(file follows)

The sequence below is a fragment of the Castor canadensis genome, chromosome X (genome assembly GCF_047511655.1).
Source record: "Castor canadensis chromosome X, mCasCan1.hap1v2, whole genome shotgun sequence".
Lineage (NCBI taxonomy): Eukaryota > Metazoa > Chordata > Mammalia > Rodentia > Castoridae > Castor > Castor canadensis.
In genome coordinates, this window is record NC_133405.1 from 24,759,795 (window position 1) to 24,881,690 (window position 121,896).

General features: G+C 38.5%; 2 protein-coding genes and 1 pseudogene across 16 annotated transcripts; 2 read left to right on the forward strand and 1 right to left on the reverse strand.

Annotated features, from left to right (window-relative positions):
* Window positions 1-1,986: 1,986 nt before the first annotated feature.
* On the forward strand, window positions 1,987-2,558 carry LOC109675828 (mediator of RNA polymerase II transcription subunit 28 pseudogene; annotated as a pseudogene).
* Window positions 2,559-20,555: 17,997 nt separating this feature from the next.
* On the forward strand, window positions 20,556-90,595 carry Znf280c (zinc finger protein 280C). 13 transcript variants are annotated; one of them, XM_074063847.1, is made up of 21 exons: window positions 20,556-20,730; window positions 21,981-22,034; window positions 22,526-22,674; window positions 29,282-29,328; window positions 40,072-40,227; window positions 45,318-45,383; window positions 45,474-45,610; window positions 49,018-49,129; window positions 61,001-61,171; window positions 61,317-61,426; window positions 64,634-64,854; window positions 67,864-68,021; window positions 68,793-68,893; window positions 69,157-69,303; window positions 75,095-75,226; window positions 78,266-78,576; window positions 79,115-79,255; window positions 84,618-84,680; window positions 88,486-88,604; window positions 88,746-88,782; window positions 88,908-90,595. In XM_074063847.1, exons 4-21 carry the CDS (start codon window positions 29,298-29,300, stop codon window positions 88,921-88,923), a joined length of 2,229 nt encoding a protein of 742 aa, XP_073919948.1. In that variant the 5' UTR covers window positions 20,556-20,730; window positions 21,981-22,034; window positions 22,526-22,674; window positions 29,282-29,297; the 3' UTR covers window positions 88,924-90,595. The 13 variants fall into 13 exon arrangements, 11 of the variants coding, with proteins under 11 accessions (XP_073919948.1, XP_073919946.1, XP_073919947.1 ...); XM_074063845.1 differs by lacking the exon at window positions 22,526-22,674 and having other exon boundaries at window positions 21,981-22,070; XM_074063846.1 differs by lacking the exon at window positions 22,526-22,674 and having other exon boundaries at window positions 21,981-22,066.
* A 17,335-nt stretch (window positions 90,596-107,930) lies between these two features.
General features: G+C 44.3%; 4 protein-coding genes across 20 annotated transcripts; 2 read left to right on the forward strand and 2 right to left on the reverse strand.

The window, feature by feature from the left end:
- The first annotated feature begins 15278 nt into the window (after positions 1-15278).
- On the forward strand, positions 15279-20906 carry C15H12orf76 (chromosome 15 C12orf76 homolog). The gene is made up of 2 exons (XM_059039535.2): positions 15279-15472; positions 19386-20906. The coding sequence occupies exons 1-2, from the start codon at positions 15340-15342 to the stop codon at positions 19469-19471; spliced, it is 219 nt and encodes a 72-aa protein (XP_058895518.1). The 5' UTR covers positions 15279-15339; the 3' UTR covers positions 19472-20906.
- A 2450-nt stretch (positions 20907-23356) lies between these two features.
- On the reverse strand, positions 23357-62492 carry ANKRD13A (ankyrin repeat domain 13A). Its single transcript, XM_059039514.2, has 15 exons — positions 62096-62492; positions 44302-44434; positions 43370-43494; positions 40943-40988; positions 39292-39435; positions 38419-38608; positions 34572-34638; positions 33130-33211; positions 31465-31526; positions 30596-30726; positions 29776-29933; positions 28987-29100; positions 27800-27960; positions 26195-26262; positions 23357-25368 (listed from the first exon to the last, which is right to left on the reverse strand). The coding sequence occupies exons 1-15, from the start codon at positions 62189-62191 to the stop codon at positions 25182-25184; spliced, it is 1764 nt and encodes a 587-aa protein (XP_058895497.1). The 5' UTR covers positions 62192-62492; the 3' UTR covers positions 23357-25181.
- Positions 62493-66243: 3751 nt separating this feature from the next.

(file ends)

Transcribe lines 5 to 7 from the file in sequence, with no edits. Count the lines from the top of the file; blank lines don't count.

General features: G+C 38.5%; 2 protein-coding genes and 1 pseudogene across 16 annotated transcripts; 2 read left to right on the forward strand and 1 right to left on the reverse strand.

Annotated features, from left to right (window-relative positions):
* Window positions 1-1,986: 1,986 nt before the first annotated feature.